Documentary festival to include a Q&A with CitizenFour director Laura Poitras and a strand dedicated to women in docs.
The 27th edition of International Documentary Festival Amsterdam (IDFA) (Nov 19-30) opened last night with the world premiere of Heddy Honigmann’s Around the World in 50 Concerts - made to celebrate the 125th anniversary of Amsterdam’s Royal Concertgebouw Orchestra.
With guests ranging from Naomi Klein and British director Nick Broomfield to Star Trek’s George Takei, Jay Jay French from Twisted Sister and documentary legend D.A. Pennebaker, this year’s edition is shaping up to be a typically lively affair.
IDFA is also a key industry event. Over 300 distributors, sales agents and festival programmers are registered for the annual “Docs For Sales” bazaar.
Meanwhile, the Forum, IDFA’s co-financing and coproduction market, will kickstart a number of new projects, among them Heddy Honigmann’s latest doc 100UP, a film about people from around the world who are 100 years or older, and 66 Days, Brendan Byrne’s hard-hitting new portrait of IRA hunger striker, Bobby Sands.
This year, the festival is placing a very strong emphasis on the role of women in the documentary world.
Among the festival’s main strands this year is The Female Gaze, a series of screenings and debates (including a special conference) that will explore the role of women in documentary. IDFA has done its own research, which will be presented during the festival, into the representation of women at the festival.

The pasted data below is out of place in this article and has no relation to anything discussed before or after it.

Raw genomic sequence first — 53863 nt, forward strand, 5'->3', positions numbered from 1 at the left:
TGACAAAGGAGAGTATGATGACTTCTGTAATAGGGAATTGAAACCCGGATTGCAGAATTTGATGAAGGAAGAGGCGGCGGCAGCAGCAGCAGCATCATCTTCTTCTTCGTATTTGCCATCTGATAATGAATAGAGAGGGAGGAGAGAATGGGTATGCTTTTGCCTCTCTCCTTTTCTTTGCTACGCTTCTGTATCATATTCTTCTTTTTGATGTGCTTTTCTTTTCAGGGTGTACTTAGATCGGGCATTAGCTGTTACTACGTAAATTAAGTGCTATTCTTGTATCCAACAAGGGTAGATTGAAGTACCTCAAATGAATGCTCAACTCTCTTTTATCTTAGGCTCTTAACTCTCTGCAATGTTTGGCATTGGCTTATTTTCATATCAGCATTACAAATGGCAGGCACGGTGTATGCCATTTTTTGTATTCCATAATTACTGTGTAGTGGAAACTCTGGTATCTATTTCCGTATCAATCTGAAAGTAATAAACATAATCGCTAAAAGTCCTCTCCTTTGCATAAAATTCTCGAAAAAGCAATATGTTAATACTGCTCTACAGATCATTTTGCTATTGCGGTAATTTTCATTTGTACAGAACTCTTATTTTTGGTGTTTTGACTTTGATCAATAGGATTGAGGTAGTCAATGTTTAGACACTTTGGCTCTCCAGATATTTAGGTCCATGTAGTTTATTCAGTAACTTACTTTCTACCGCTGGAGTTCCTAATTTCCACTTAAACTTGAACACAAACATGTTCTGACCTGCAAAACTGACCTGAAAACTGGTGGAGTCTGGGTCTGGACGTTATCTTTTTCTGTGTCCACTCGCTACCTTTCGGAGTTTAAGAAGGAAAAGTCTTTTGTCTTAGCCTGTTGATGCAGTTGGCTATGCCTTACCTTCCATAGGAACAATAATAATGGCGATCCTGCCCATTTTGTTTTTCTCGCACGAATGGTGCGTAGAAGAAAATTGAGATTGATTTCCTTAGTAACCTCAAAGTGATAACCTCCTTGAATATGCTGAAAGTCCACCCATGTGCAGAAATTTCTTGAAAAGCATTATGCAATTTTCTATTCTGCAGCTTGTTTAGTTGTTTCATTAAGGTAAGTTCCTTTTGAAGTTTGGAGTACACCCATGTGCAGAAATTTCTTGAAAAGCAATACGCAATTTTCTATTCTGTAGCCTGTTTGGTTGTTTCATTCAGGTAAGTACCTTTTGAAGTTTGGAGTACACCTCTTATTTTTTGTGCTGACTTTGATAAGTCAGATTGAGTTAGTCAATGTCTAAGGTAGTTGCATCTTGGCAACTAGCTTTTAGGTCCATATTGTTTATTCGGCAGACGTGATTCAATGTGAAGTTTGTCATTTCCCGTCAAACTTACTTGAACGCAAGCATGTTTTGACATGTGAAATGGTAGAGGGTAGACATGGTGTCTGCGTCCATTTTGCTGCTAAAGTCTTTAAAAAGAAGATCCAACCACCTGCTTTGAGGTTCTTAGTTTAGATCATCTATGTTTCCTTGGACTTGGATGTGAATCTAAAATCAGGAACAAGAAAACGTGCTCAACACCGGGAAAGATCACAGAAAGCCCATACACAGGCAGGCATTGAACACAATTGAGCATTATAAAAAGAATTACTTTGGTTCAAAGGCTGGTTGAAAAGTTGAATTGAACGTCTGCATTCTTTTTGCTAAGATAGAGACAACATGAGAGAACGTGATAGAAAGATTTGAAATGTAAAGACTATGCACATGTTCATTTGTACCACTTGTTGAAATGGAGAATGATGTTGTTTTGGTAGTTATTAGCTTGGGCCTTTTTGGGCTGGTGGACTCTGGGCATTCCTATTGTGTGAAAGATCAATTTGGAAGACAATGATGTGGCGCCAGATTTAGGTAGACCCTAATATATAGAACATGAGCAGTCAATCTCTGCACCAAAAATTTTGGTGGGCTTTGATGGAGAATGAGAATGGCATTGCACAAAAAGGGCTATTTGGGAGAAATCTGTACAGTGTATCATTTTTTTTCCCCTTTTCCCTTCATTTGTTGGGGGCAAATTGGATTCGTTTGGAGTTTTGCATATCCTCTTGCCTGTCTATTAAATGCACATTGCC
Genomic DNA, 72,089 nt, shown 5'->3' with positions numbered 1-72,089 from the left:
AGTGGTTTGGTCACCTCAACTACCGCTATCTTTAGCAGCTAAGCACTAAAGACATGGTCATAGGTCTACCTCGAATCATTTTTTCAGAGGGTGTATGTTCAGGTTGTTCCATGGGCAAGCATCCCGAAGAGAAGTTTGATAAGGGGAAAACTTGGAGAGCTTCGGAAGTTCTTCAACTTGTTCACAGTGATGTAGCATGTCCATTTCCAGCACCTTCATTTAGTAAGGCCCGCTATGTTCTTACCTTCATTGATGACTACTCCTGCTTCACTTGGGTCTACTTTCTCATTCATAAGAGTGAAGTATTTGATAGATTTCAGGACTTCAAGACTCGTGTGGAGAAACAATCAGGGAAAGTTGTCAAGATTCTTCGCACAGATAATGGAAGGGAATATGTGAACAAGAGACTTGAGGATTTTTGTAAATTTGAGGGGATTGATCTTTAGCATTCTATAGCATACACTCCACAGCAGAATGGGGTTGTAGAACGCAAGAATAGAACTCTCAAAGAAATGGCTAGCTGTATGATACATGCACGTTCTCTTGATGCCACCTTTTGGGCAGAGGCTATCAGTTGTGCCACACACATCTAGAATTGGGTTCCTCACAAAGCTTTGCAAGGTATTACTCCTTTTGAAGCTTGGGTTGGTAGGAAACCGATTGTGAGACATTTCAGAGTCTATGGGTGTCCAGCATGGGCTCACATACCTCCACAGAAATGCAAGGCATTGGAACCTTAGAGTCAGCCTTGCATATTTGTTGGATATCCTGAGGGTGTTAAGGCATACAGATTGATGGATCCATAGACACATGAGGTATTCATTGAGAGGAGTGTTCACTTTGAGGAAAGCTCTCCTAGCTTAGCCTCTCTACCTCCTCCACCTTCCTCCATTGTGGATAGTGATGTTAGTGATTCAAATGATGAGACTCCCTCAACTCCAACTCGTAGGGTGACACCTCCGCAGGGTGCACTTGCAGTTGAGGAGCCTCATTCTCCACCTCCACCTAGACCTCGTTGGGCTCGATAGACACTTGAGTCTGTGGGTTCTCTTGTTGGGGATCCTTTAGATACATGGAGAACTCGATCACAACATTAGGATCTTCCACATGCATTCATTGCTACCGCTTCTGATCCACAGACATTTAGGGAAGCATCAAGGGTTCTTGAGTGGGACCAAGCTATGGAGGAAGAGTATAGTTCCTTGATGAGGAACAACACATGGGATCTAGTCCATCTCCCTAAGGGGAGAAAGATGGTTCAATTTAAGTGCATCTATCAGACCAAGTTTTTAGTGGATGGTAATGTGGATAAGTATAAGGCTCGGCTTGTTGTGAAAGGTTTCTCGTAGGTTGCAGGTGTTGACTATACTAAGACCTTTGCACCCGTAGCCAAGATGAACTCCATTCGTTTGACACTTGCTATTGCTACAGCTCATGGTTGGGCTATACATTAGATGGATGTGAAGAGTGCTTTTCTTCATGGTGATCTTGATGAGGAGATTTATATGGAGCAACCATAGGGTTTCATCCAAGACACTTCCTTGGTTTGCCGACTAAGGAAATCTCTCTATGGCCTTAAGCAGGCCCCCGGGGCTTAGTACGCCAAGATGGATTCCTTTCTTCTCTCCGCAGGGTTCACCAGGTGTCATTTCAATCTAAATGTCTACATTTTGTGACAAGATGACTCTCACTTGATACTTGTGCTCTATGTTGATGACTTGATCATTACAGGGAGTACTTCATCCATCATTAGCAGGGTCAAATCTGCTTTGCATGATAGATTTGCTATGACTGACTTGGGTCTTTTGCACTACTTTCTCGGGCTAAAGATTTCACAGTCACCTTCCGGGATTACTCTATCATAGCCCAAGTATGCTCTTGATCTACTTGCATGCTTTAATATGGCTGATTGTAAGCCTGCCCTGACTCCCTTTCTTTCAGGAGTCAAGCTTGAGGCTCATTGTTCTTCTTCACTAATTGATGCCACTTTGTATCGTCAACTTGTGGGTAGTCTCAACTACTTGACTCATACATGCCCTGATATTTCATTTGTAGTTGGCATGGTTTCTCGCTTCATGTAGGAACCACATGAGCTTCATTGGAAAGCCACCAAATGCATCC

Approximately 38% of films submitted to IDFA over the last 10 years have been made made by women. That compares favourably with figures for fiction festivals.
“There is still a huge difference between men and women and the opportunities they have,” said festival director Ally Derks. “At Sundance, it was shocking by how few female directors they were.”
Derks said that “a lot of women from the industry and also filmmakers asked me to organise something like this”.
IDFA’s focus on the role of women in the documentary is partly inspired by the Bechdel Test in Sweden which rates films on the basis of whether they have at least two named female characters who speak to each other about something other than a man.
As part of the sidebar, 15 leading international female directors, including Pirjo Honkasalo, Barbara Kopple, Honigmann and Kim Longinotto, have put together a programme of old and new documentaries by themselves and other female directors, renowned and less well-known
Takei will be in town for To Be Takei, a new doc screening as part of IDFA’s Queer Day.
Jay Jay French will be attending the premiere of Andrew Horn’s Twisted F*cking Sister and Naomi Klein will be in discussion with Dutch journalist Joris Luyendijk Naomi Klein about her latest book.
Meanwhile, Laura Poitras will be atttending a special screening of her Edward Snowden doc CitizenFour, after which there will be an extended Q&A.
Underlining its stability and new-found strength, IDFA’s production fund The IDFA Bertha Fund has now launched a new scheme, IDFA Bertha Fund – Europe, designed to promote collaboration between independent European producers and directors from developing countries. Supported by Creative Europe – MEDIA programme of the European Union, iBF Europe will invest in both production and distribution.